Filmfare awarding Raazi, Badhaai Ho is conflict of interest; will excluding in-house movies improve award show's credibility?
In future, the ideal way for the organisers of Filmfare Awards would be to ensure that films made by their sister concern do not compete in the award function.
The winners of the 64th Filmfare Awards 2019 were announced on Sunday and just like the previous years, this year too it toed a similar line. Stars of the future were amply rewarded and superstars graced their presence through their performances. But amidst everything, one conspicuous thing which one couldn't help but scrutinise was the fact that out of a total of 27 awards (excluding the short film category), nine of them were bagged by Junglee Pictures, a production house that also happens to be a sister concern of the company that owns Filmfare and organises the Filmfare Awards.
In another world, this would have been dubbed as a classic case of nepotism. Raazi and Badhaai Ho — two films from the Junglee Pictures stable — were in contention for top honours at the 2019 Filmfare Awards. While Raazi sweeped the Best Film, Best Director, Best Actor Popular – Female, Best Playback Singer – Male and and Best Lyrics category, Badhaai Ho managed to garner four awards in the category of Best Dialogues, Best Actor Critics – Female, Best Supporting Actor – Male and Best Supporting Actor – Female.
No one here is casting aspersions on the capabilities of the talents who won awards in said categories but when the films concerned is produced by the parent company themselves, it's a cause for concern. It comes as an absolute shocker when one is informed that just few days before the Filmfare Awards, Zee Cine Awards were scheduled and neither Raazi nor Badhaai Ho managed to lay their hands upon a single trophy. While the present day credibility of award shows leaves a lot to be desired, such acts do nothing except lower the prestige and respect of award functions further. It’s a different matter altogether that on close introspection, one can easily deduce that out of the nine awards categories, almost five had clear cut deserving winners which were superseded either by Raazi or Badhaai Ho. But that calls for a different debate altogether. It’s no rocket science to deduce that the production house will leave no stone unturned for its upcoming venture Junglee (which is currently hogging all the limelight in the company owned newspapers these days) to ensure that it sneak its way through in the nominations for next year and, who knows, it might just turn out to be the eventual winner in some category.
It would be fair to conclude that the proverb ‘charity begins at home’ finds no mention in the lexicon of film industry folks. If only the parent company would have made some communique of non-participation of Junglee Pictures’ productions at Filmfare Awards, it would have certainly given some credibility to dying award functions in general.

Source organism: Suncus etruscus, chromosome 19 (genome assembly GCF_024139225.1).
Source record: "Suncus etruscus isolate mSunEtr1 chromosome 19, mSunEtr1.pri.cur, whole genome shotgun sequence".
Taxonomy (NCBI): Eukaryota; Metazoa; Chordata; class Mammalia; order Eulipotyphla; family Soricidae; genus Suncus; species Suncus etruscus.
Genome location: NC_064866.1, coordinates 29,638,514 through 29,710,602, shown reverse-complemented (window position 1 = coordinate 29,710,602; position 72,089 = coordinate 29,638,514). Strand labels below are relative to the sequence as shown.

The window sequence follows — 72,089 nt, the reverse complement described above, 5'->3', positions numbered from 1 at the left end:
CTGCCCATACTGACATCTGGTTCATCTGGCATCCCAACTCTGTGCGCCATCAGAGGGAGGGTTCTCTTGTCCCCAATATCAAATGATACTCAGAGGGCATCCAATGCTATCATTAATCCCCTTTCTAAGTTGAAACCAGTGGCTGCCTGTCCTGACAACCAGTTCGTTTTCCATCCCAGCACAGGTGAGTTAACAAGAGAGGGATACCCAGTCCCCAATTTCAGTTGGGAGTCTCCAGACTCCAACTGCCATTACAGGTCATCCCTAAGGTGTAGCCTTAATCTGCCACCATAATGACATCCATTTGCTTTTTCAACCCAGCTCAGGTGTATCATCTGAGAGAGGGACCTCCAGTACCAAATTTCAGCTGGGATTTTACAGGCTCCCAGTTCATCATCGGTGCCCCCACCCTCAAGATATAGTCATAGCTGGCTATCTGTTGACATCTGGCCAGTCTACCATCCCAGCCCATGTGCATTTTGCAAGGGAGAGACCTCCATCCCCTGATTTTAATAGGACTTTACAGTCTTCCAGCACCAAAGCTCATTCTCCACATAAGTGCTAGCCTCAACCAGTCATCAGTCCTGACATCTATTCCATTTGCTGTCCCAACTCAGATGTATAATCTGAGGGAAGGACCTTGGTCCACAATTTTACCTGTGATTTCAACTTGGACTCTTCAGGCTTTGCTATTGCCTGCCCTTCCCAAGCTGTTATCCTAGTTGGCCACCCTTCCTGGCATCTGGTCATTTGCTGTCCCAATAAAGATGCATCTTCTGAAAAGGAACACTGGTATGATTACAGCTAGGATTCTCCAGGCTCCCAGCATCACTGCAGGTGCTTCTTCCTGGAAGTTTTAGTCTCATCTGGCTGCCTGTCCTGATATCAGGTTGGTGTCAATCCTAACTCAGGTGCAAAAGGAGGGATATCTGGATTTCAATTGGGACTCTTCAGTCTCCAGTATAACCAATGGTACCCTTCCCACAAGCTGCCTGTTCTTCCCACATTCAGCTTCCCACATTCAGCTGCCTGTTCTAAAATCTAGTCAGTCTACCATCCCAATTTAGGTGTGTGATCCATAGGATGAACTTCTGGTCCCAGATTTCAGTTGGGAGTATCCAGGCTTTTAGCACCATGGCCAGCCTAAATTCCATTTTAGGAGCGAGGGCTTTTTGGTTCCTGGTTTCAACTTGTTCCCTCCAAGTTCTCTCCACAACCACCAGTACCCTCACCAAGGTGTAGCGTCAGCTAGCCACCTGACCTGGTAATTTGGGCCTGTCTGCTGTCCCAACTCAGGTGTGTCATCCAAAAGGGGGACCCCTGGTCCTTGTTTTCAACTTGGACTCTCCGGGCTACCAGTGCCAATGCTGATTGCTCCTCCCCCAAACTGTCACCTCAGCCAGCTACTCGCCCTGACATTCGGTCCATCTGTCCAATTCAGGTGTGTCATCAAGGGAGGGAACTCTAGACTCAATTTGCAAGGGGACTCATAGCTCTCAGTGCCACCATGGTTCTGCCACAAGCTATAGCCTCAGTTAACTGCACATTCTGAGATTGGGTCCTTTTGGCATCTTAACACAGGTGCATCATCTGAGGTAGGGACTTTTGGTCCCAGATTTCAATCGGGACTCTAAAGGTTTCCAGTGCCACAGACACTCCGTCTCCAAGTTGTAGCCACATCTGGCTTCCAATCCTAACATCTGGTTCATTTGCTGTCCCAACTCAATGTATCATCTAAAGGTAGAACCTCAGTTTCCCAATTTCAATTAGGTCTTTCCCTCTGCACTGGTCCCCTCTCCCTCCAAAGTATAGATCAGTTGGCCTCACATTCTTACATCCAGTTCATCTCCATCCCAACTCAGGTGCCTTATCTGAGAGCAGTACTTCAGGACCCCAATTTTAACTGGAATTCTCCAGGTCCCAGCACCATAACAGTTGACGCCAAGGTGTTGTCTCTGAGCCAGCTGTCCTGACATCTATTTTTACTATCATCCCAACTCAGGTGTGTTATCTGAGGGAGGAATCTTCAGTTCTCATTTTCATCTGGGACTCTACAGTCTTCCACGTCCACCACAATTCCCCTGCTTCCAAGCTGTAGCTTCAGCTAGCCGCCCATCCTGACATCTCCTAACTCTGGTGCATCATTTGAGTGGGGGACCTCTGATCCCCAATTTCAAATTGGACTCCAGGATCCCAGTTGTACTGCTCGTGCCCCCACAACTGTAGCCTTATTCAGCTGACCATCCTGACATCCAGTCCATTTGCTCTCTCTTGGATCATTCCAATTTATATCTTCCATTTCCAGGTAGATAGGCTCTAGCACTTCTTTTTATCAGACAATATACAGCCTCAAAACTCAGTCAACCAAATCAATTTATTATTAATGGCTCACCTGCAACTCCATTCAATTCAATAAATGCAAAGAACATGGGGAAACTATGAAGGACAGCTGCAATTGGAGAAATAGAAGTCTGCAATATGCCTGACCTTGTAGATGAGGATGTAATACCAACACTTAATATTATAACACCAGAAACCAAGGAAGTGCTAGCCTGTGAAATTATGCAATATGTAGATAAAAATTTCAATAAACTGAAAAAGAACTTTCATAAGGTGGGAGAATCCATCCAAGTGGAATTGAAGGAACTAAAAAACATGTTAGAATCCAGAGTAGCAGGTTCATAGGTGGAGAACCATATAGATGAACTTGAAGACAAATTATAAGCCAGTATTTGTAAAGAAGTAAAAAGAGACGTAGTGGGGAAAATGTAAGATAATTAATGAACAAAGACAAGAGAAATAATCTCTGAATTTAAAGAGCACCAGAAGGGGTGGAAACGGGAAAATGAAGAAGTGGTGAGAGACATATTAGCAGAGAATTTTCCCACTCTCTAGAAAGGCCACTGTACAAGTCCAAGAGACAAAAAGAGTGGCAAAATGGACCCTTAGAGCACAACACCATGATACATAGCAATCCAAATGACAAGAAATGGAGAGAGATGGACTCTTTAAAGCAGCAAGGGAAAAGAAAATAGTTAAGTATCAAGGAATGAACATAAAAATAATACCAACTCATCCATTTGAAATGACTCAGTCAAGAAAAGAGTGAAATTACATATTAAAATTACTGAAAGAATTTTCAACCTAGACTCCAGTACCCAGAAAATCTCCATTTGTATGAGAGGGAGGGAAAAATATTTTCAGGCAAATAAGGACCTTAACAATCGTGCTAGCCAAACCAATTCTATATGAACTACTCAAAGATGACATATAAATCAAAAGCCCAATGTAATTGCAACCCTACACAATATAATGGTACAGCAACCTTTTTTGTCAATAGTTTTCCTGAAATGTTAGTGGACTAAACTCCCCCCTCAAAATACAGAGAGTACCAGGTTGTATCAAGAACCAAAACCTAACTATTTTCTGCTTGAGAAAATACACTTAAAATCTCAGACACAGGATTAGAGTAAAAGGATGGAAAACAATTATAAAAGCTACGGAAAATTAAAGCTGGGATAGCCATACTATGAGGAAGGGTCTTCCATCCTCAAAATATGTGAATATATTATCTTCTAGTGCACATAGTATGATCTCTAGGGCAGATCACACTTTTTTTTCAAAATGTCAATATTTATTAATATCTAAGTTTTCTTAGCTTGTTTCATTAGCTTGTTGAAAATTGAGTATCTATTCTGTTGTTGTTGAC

Awards functions these days have become more of a TV function and the actual prestige associated with the awards have now taken a backseat. It’s a common knowledge now that these days, awards are reserved only for those who manage to squeeze time from their schedule to attend the three-hour jamboree where few parrot their lines from the teleprompter while others go for a medley, and in lieu, manage to pocket crores — all for few hours. Award functions these days are remembered more for the tomfoolery acts that stars indulge in with fellow stars on the stage and not for the celebration of individual’s performances. The abyss which they have reached can be gauged from the fact in 2016, the award for Best Debut Actor – Male was given to Sooraj Pancholi for his performance in Hero (a film which had Salman Khan controlling the reigns), while Vicky Kaushal who had just started his career by delivering a stellar performance in Masaan (a film that epitomised the Indian indie film) was not even fancied a nomination. It’s a different matter altogether that today in the lexicon of Filmfare,Vicky Kaushal is a certified star.
The desi award function should take a leaf from the West. The broadcast rights for the Oscar telecast for years hasve always been bagged by the ABC Network, a Disney subsidiary, and thus over the years the network has developed some sort of clout too. But when it comes to the awards, the sanctity has always been maintained and they have always been considered sacrosanct. A shining example happened last year when after much uproar, the Oscar committee had to revoke their decision of introducing a popular film category — a new category whereby they had plans of honouring a film which had earned maximum moolah at the box office. It was said that it was more of a ploy to honour and give award to films of the Disney-owned Marvel Studios, which has often been ignored by the Academy Awards. But no such luck here when it comes to participation of in-house films at the award function.
In future, the ideal way for the organisers of Filmfare Awards would be to ensure that films made by their sister concern do not compete in the award function. The credibility of awards has plummeted to a point of no return and this is the least the organisers can do.
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